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Sir Charles Scott Sherrington

Wellcome Images
Wellcome Images
27 November 1857
4 April 1952 (age 94)

Charles Scott Sherrington was a Nobel Prize winning British physiologist who contributed massively to our understanding of the nervous system, to such an extent the field of neurology might be unrecognisable without him.

Sherrington was the son of Caleb Rose, a classical scholar and archaeologist. He picked up a love for art from his father that he carried with him throughout his life; visiting art galleries in Italy in between examining cholera patients. Initially, his education got off to a rocky start after a bank failure left his family unable to afford the fees at Cambridge. Nevertheless, after passing the entrance exams for the Royal College of Surgeons he finally gained admission to Cambridge as a non-collegiate student in October 1879.

Early on in his career, between 1885 and 1886, he spent time working on bacteriology during the Fifth Cholera Pandemic, which was the last to seriously affect Europe. He met with Rudolph Virchow, one of the fathers of public health, before being sent to spend six weeks learning techniques with Robert Koch, considered the founder of modern bacteriology.

Sherrington later became a Fellow at Oxford, with his teaching severely disrupted by the outbreak of the First World War. During the war, he worked 13 hours a day, from 07:30 to 20:30, researching industrial fatigue.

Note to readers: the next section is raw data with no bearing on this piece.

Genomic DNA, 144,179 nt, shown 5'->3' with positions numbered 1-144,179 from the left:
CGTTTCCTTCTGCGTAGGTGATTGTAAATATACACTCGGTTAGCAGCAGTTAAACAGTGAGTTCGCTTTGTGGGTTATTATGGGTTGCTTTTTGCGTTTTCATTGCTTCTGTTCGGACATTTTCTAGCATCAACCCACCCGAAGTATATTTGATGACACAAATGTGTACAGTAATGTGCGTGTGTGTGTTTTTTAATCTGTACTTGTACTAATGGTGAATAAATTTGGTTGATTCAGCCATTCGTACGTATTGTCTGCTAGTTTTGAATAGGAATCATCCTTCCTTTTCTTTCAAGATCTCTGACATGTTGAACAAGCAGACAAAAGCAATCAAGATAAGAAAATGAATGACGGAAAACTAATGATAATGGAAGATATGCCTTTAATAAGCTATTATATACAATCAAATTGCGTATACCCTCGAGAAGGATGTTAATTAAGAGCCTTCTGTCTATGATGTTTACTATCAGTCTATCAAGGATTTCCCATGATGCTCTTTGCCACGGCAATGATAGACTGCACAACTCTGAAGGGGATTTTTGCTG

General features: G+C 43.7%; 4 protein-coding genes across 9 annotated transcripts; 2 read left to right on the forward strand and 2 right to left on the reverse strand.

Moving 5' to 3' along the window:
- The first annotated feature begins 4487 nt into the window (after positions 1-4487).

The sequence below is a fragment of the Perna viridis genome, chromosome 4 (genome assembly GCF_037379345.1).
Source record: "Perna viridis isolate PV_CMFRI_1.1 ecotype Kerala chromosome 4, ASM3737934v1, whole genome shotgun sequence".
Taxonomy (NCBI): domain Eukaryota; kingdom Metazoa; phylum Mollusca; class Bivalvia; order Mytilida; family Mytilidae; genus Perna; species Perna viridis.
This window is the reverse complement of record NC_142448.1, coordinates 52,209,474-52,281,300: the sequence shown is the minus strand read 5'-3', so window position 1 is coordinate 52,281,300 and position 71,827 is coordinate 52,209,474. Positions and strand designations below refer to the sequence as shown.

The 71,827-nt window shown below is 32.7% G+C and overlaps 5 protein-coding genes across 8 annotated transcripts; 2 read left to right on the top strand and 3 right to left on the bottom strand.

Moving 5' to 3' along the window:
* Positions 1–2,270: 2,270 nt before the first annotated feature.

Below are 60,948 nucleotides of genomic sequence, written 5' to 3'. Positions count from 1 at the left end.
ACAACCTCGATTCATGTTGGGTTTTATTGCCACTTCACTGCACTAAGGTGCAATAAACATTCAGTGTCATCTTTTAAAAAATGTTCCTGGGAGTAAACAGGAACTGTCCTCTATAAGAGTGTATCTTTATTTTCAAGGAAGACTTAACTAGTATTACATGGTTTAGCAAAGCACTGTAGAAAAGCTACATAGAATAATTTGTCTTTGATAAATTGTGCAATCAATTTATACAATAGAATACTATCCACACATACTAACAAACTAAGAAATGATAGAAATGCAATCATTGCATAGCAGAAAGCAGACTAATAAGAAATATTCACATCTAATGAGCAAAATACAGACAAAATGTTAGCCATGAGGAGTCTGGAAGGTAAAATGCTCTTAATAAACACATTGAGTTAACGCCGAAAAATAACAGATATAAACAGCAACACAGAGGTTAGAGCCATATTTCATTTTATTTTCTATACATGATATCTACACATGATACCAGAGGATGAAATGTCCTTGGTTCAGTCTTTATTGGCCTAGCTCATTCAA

Sherrington was responsible for many great leaps in neurology and physiology, including coining the term ‘neuron’ itself. One of Sherrington’s most famous innovations is Sherrington’s Second Law, which states that as one muscle tenses its opposing muscle relaxes, allowing smooth movement. He also researched human senses, further undermining the traditional belief that we possess only five. He divided the senses into three categories; exteroceptors, interoceptors and proprioceptors, which covered information received from outside the body, inside the body and about the positioning of the body respectively. He received a Nobel Prize, along with Edgar Adrian, for his contributions to neurology in 1932.

In his life he was also noted for his almost encyclopaedic knowledge of experimental medicine as well as a writing style so elaborate, even his fellow Nobel Prize winner had difficulty making sense of it.

This page was written by a Biology: Changing the World volunteer.